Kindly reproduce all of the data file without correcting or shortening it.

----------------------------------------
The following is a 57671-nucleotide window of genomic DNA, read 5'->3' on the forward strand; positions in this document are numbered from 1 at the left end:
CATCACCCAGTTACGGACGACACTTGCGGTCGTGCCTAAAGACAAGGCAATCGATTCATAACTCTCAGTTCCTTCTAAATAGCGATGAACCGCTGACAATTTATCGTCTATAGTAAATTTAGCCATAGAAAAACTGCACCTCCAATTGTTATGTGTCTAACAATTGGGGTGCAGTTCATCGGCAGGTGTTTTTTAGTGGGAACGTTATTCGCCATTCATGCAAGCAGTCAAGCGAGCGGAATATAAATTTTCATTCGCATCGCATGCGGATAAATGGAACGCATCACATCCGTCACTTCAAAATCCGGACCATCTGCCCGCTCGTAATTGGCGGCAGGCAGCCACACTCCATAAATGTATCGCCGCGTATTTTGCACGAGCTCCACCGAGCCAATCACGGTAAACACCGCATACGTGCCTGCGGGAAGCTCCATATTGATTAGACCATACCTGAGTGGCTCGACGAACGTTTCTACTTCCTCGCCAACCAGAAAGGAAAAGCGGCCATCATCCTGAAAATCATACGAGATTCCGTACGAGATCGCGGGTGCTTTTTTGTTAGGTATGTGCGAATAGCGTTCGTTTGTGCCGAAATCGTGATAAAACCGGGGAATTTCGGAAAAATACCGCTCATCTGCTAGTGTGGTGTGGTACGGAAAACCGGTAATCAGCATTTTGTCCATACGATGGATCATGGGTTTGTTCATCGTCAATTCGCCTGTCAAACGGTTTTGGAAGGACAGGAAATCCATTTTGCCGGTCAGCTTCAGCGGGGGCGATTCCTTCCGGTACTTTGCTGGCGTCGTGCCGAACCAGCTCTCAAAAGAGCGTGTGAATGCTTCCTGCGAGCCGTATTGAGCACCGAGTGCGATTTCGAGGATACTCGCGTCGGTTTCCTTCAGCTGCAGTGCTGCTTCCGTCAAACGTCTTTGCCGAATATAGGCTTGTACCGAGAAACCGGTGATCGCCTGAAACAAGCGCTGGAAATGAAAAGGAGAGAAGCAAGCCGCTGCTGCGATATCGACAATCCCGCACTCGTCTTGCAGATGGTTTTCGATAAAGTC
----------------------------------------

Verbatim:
The following is a 57671-nucleotide window of genomic DNA, read 5'->3' on the forward strand; positions in this document are numbered from 1 at the left end:
CATCACCCAGTTACGGACGACACTTGCGGTCGTGCCTAAAGACAAGGCAATCGATTCATAACTCTCAGTTCCTTCTAAATAGCGATGAACCGCTGACAATTTATCGTCTATAGTAAATTTAGCCATAGAAAAACTGCACCTCCAATTGTTATGTGTCTAACAATTGGGGTGCAGTTCATCGGCAGGTGTTTTTTAGTGGGAACGTTATTCGCCATTCATGCAAGCAGTCAAGCGAGCGGAATATAAATTTTCATTCGCATCGCATGCGGATAAATGGAACGCATCACATCCGTCACTTCAAAATCCGGACCATCTGCCCGCTCGTAATTGGCGGCAGGCAGCCACACTCCATAAATGTATCGCCGCGTATTTTGCACGAGCTCCACCGAGCCAATCACGGTAAACACCGCATACGTGCCTGCGGGAAGCTCCATATTGATTAGACCATACCTGAGTGGCTCGACGAACGTTTCTACTTCCTCGCCAACCAGAAAGGAAAAGCGGCCATCATCCTGAAAATCATACGAGATTCCGTACGAGATCGCGGGTGCTTTTTTGTTAGGTATGTGCGAATAGCGTTCGTTTGTGCCGAAATCGTGATAAAACCGGGGAATTTCGGAAAAATACCGCTCATCTGCTAGTGTGGTGTGGTACGGAAAACCGGTAATCAGCATTTTGTCCATACGATGGATCATGGGTTTGTTCATCGTCAATTCGCCTGTCAAACGGTTTTGGAAGGACAGGAAATCCATTTTGCCGGTCAGCTTCAGCGGGGGCGATTCCTTCCGGTACTTTGCTGGCGTCGTGCCGAACCAGCTCTCAAAAGAGCGTGTGAATGCTTCCTGCGAGCCGTATTGAGCACCGAGTGCGATTTCGAGGATACTCGCGTCGGTTTCCTTCAGCTGCAGTGCTGCTTCCGTCAAACGTCTTTGCCGAATATAGGCTTGTACCGAGAAACCGGTGATCGCCTGAAACAAGCGCTGGAAATGAAAAGGAGAGAAGCAAGCCGCTGCTGCGATATCGACAATCCCGCACTCGTCTTGCAGATGGTTTTCGATAAAGTC